Wilson Capron hosted a March 3-6. The class was attended by six students coming from California, New Mexico and Texas. Each student was able to complete a pair of spurs while learning metal finish and the steps taken to make a pair of spurs. Students were taught to use equipment like belt sanders, buffers, a band saw and files that are very important to the process. Five of the six students stayed at Wilson’s shop bunk house where his wife Katy served three meals a day. This was a great class where friendships were made that will make everyone a better craftsman.
Beau Compton just finished 7 days of intensive – very intensive – training in my shop as part of his TCAA Fellowship. In that time we concentrated on design, die work, forming, fabrication, engraving and filigree along with this we had long discussions on pricing, business practices and continuing education. It was a very productive time.
At one point Beau commented to me that 5 years ago he didn’t know if he would ever get to meet Mark Drain or myself and now thanks to the TCAA Fellowship he has spent time in both our shops.
I personally want to thank Beau for being a focused student and for his dedication to Western Silversmithing.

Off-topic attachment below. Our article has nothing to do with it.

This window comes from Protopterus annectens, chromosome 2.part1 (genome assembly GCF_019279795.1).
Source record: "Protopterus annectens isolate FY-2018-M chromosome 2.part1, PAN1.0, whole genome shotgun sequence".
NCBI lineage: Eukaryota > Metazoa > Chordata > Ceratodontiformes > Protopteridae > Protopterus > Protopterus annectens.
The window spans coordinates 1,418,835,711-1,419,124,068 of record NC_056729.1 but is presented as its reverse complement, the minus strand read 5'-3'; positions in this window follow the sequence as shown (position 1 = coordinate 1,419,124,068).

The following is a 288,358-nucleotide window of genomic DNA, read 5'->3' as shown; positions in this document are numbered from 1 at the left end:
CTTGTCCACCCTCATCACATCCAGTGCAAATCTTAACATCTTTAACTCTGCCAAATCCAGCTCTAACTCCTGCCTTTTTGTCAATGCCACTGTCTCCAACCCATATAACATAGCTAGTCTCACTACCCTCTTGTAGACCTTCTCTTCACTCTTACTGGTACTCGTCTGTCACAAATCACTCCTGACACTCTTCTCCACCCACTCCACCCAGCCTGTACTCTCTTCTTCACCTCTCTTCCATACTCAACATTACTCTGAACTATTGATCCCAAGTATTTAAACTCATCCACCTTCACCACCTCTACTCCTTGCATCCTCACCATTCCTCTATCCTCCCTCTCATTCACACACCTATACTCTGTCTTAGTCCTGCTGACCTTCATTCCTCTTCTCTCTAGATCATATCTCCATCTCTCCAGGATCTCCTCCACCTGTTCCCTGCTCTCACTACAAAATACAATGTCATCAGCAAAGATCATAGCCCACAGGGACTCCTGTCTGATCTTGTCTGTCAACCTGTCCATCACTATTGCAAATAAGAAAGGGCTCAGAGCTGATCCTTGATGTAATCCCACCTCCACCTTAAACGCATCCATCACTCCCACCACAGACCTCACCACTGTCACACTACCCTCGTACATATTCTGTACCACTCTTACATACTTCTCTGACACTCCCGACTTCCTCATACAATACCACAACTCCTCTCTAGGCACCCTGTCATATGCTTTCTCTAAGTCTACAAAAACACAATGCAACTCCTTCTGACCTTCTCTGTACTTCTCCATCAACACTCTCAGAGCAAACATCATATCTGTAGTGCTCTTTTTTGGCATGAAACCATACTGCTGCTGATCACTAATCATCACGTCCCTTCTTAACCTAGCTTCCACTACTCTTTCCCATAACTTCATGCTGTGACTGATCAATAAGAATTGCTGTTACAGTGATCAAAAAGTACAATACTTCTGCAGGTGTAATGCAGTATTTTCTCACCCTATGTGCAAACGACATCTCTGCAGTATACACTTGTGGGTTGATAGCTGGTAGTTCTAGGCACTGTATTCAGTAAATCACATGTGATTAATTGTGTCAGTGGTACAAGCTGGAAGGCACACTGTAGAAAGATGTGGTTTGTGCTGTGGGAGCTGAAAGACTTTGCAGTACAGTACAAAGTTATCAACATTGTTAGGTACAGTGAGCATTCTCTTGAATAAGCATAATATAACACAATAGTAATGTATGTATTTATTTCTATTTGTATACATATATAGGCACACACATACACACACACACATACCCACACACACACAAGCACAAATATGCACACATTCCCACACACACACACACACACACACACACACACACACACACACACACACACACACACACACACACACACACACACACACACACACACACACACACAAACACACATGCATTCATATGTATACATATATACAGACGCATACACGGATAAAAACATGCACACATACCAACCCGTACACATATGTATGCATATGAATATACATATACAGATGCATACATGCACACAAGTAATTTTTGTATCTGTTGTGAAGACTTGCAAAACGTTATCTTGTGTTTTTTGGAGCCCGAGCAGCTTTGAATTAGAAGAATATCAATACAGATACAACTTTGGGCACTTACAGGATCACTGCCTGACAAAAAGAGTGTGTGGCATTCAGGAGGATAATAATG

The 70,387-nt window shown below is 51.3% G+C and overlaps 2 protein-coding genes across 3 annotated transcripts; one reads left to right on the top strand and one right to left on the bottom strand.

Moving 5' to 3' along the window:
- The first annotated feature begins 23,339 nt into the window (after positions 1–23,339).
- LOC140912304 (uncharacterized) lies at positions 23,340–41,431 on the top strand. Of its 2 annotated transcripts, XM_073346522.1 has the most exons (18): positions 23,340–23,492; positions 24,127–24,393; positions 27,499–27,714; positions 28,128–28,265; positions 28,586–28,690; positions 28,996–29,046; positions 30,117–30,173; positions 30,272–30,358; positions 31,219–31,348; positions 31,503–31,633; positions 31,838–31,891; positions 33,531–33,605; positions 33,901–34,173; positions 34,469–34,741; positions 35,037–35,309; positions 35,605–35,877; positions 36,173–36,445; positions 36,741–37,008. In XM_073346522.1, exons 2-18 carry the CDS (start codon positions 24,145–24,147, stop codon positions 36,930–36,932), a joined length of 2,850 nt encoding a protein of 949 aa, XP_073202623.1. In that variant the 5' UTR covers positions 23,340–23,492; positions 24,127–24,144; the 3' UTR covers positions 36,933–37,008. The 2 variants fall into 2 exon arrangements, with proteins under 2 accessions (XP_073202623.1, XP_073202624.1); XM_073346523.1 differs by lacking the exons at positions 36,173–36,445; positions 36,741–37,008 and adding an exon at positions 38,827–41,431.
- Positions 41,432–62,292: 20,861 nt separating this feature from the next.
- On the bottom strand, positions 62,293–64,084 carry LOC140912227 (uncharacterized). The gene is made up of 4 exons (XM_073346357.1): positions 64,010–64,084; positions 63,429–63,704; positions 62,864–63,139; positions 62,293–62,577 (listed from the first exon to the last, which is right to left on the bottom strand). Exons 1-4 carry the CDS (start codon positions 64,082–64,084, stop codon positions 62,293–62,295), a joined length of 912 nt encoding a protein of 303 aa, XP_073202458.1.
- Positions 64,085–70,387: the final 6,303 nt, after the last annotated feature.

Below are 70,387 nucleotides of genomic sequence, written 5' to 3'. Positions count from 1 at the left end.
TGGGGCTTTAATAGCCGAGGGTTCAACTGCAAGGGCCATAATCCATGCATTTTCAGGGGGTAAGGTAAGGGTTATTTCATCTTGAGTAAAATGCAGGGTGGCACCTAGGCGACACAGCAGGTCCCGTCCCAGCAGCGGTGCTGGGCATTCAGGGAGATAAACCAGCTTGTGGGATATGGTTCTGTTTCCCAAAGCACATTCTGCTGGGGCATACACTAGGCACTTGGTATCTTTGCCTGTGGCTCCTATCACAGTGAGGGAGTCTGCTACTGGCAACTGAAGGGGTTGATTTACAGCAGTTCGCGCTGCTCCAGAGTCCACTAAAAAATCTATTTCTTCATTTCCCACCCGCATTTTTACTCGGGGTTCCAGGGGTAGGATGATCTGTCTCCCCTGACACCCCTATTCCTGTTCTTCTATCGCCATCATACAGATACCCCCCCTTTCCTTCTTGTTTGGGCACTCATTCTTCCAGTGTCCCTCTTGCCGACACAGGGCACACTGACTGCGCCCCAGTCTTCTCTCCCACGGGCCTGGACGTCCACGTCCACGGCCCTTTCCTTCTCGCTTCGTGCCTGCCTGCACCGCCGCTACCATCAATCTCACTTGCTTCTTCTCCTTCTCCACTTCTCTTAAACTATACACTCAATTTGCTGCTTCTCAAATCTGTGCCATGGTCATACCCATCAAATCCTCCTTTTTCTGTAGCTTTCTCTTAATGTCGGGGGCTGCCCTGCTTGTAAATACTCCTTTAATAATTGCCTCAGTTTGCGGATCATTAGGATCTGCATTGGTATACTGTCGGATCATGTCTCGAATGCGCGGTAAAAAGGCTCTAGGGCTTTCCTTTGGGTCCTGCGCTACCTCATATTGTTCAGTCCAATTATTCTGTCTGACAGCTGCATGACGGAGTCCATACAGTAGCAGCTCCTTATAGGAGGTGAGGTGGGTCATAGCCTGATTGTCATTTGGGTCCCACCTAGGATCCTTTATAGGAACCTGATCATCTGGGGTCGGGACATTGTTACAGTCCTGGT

I want to remind anyone interested in applying for the TCAA Fellowship Scholarship program please remember entries close April 1st and if you have applied before don’t hesitate to apply again. You are allowed and encouraged to apply multiple times.
For more information go to TCAA website or contact a TCAA member.
Pedro Pedrini saddle shop is also home of the Western Leather Academy, a saddle making and leather workmanship school . Here is the spring 2014 tuition with Gene Kirkendall from Lakeport, California, James Brachet from France, and Rocky Armitage from Jamestown California
Cary Schwarz taught a design and floral carving class at Christoval, Texas June 17,18. Ten students spent one day working on paper learning principles of design, and a systematic way of laying visual information down. The second day featured instruction on swivel knife work, stamping tool selection and use. This session was held at Wilson and Katy Capron’s home and shop where the students enjoyed world class hospitality and Katy’s fabulous meals.
A Drawing /Engraving class today in Wilson Capron’s shop is wrapping up. The class started Thursday morning with exercises in developing their skills of observation to enhance their drawings and designs. After lunch each day engraving mechanics and problems have been addressed.